Song Stuck In Your Head?
You're Not Alone

By Alison McCook

NEW YORK (Reuters Health) - The vast majority of people say they have been mentally tortured at one point in their lives by a song that keeps repeating itself over and over in their heads.
And new research shows that people most frequently plagued by this phenomenon are those with slightly neurotic tendencies, and people who enjoy and listen to music often.
These mental broken records are also more likely to play the first or last song we hear in different situations, such as the first song that comes on in the morning alarm, or the last song playing before we turn off the car, study findings show.
Songs that topped the list as being most likely to stick around in someone's head included the Baha Men's "Who Let the Dogs Out?" and the Chili's restaurant jingle about Baby Back Ribs.
But the number one song rated most likely to cause this phenomenon, referred to as an "earworm" in Germany, is "other"--indicating that many different songs can become stuck in our heads.
"Just about anything can get stuck in people's heads," study author Dr. James Kellaris of the University of Cincinnati told Reuters Health.
"We each have our personal demonic tunes that get stuck in our heads, I guess," he added.
Kellaris presented results from his current study on Saturday at the Society for Consumer Psychology Winter Conference in New Orleans.
Kellaris's previous research into the phenomenon of earworms revealed that "sticky" songs are those that are relatively simple, repetitive, and contain an element that surprises the listener. This incongruous element can be an interrupted pattern, or something that violates expectations of what comes next.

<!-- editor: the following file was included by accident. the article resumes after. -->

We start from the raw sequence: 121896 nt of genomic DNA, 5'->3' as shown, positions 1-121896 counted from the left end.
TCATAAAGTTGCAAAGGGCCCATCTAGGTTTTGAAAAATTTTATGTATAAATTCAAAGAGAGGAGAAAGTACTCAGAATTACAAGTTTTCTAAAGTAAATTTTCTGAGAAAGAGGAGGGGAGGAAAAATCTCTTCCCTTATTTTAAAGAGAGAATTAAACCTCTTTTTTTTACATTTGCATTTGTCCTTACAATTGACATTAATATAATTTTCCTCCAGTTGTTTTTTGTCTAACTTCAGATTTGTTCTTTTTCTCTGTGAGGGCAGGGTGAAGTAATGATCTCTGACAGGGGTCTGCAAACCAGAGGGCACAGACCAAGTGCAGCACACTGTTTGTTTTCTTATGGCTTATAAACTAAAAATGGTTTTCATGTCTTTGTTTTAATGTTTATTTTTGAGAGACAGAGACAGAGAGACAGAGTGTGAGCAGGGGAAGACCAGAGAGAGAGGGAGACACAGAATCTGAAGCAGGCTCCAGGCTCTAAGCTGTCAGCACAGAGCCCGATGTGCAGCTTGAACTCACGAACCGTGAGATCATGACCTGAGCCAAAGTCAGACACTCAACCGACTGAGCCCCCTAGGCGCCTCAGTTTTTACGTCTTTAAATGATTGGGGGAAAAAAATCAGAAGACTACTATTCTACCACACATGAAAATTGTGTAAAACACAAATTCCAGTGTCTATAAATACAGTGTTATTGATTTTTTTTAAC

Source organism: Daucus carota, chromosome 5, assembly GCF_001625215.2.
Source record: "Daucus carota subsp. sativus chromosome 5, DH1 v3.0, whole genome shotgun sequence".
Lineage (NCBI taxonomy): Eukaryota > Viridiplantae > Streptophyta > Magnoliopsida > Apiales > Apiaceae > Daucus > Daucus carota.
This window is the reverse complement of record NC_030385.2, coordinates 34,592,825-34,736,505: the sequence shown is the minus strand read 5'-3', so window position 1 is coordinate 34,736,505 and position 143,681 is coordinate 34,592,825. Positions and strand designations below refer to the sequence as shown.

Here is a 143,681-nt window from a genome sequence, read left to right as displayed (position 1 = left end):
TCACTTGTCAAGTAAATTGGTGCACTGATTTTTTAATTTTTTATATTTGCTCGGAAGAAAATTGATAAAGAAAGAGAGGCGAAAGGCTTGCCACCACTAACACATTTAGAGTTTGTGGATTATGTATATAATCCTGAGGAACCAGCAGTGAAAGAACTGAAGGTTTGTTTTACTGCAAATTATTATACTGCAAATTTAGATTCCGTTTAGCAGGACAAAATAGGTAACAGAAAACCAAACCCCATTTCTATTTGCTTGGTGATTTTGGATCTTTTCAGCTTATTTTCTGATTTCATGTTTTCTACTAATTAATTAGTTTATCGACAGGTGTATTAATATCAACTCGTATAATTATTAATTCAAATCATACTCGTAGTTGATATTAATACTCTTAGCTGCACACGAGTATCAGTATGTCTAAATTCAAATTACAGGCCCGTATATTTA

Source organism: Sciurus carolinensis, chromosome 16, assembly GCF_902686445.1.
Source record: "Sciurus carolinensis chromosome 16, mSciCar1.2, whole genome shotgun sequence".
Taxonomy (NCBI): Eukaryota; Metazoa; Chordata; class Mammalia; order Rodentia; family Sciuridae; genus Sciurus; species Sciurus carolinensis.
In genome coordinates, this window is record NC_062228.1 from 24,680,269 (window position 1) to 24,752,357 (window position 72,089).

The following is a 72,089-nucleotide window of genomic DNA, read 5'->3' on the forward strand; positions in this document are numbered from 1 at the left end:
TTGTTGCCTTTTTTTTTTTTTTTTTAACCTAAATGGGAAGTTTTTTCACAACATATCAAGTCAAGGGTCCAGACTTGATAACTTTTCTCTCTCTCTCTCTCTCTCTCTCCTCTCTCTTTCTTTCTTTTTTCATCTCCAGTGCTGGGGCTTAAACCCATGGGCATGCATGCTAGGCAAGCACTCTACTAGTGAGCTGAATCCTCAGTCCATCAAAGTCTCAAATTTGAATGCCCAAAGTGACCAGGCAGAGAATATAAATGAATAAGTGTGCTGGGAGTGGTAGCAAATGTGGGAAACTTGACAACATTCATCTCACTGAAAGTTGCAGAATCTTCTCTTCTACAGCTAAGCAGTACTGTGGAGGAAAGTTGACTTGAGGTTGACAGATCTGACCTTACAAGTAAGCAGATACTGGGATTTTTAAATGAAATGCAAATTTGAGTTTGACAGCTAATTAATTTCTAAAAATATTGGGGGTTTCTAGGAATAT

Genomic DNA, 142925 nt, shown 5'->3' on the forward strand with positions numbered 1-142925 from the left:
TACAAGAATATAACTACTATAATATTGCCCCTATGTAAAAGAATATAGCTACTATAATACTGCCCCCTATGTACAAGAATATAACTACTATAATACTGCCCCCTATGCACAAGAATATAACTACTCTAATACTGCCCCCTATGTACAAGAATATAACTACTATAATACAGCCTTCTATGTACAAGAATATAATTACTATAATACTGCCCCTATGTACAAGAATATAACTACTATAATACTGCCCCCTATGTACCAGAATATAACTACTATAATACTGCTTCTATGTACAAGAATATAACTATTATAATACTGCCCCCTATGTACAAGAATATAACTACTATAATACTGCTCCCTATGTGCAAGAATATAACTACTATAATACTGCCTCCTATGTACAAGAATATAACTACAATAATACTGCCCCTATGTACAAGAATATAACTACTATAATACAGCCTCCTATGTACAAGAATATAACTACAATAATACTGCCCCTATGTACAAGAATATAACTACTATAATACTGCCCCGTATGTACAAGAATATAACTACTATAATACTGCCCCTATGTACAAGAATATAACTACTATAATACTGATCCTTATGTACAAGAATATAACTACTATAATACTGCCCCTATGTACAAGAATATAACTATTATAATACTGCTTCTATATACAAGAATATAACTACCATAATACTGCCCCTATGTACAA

During the current study, Kellaris distributed surveys to 559 people aged 18 to 49 asking them about their personalities, how often tunes got stuck in their heads, how long the episodes lasted, and when the phenomenon was most likely to happen.
Ninety-eight percent of respondents said they had experienced stuck songs. Most said the episodes occurred "frequently," and lasted an average of a few hours.
Songs with lyrics were most often the culprits, a trend that Kellaris said is not surprising. Often what gets sticky is not just a tune, but also lyrics, a trend he calls "stupid lyrics syndrome." Combining a tune and lyrics ups the chance of song snippets staying with the listener for hours, he said.
Episodes of earworms also tend to strike people with neurotic tendencies more often. These people are not seriously neurotic, Kellaris said, but may simply be more prone to worrying and anxiety, and may have neurotic habits like biting pencils or tapping fingernails.
Women were more likely than men to report feeling annoyed, frustrated, or irritated about having songs stuck in their heads--a trend Kellaris said he is hard pressed to explain.
In terms of how to protect yourself from earworms, Kellaris recommended that people not worry about a stuck song as soon as it appears, and perhaps avoid listening to music for a spell if it becomes too sticky.
Strategies people report using to rid themselves of stuck tunes involved trying to listen to something else, distracting themselves with another activity, and trying to erase the repetition of one song snippet by singing the song all the way through.
"If they can't remember the lyrics, sometimes it helps for them to sing through the entire song, and then it will go away," Kellaris said.
Kellaris said he has also heard a "folkloric" recommendation of chewing on cinnamon sticks to rid the brain of a sticky song.
"Some people swear that will unstick a stuck tune," he said.
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